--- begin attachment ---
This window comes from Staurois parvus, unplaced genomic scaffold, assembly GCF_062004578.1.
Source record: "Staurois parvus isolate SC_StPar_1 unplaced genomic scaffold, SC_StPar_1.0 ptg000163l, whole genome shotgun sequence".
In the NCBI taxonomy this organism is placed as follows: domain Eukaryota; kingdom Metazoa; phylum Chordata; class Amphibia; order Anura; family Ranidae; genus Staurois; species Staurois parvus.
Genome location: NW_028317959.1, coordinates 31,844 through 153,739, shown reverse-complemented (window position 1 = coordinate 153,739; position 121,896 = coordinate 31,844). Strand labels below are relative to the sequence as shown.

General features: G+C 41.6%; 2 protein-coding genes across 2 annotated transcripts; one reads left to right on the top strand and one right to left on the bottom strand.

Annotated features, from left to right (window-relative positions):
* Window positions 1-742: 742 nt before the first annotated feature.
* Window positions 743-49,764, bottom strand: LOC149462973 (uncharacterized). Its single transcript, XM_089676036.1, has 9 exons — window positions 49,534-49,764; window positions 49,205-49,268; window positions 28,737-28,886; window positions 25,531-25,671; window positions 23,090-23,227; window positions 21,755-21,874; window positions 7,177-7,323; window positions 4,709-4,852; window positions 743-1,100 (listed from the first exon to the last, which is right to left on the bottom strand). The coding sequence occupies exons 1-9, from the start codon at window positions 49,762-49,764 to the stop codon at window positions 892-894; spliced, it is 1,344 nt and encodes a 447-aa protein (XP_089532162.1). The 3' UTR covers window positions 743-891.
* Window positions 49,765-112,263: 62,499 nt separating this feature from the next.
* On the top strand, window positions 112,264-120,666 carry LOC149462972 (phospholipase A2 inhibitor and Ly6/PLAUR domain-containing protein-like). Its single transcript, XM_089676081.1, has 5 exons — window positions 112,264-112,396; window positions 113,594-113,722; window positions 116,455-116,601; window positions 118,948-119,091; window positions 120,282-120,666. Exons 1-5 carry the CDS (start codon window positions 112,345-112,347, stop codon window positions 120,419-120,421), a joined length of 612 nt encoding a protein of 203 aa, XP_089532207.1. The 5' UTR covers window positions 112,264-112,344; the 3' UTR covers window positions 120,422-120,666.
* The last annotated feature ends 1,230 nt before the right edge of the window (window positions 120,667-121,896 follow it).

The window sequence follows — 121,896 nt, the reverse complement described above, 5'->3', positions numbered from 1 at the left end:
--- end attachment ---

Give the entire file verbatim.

This window comes from Staurois parvus, unplaced genomic scaffold, assembly GCF_062004578.1.
Source record: "Staurois parvus isolate SC_StPar_1 unplaced genomic scaffold, SC_StPar_1.0 ptg000163l, whole genome shotgun sequence".
In the NCBI taxonomy this organism is placed as follows: domain Eukaryota; kingdom Metazoa; phylum Chordata; class Amphibia; order Anura; family Ranidae; genus Staurois; species Staurois parvus.
Genome location: NW_028317959.1, coordinates 31,844 through 153,739, shown reverse-complemented (window position 1 = coordinate 153,739; position 121,896 = coordinate 31,844). Strand labels below are relative to the sequence as shown.

General features: G+C 41.6%; 2 protein-coding genes across 2 annotated transcripts; one reads left to right on the top strand and one right to left on the bottom strand.

Annotated features, from left to right (window-relative positions):
* Window positions 1-742: 742 nt before the first annotated feature.
* Window positions 743-49,764, bottom strand: LOC149462973 (uncharacterized). Its single transcript, XM_089676036.1, has 9 exons — window positions 49,534-49,764; window positions 49,205-49,268; window positions 28,737-28,886; window positions 25,531-25,671; window positions 23,090-23,227; window positions 21,755-21,874; window positions 7,177-7,323; window positions 4,709-4,852; window positions 743-1,100 (listed from the first exon to the last, which is right to left on the bottom strand). The coding sequence occupies exons 1-9, from the start codon at window positions 49,762-49,764 to the stop codon at window positions 892-894; spliced, it is 1,344 nt and encodes a 447-aa protein (XP_089532162.1). The 3' UTR covers window positions 743-891.
* Window positions 49,765-112,263: 62,499 nt separating this feature from the next.
* On the top strand, window positions 112,264-120,666 carry LOC149462972 (phospholipase A2 inhibitor and Ly6/PLAUR domain-containing protein-like). Its single transcript, XM_089676081.1, has 5 exons — window positions 112,264-112,396; window positions 113,594-113,722; window positions 116,455-116,601; window positions 118,948-119,091; window positions 120,282-120,666. Exons 1-5 carry the CDS (start codon window positions 112,345-112,347, stop codon window positions 120,419-120,421), a joined length of 612 nt encoding a protein of 203 aa, XP_089532207.1. The 5' UTR covers window positions 112,264-112,344; the 3' UTR covers window positions 120,422-120,666.
* The last annotated feature ends 1,230 nt before the right edge of the window (window positions 120,667-121,896 follow it).

The window sequence follows — 121,896 nt, the reverse complement described above, 5'->3', positions numbered from 1 at the left end: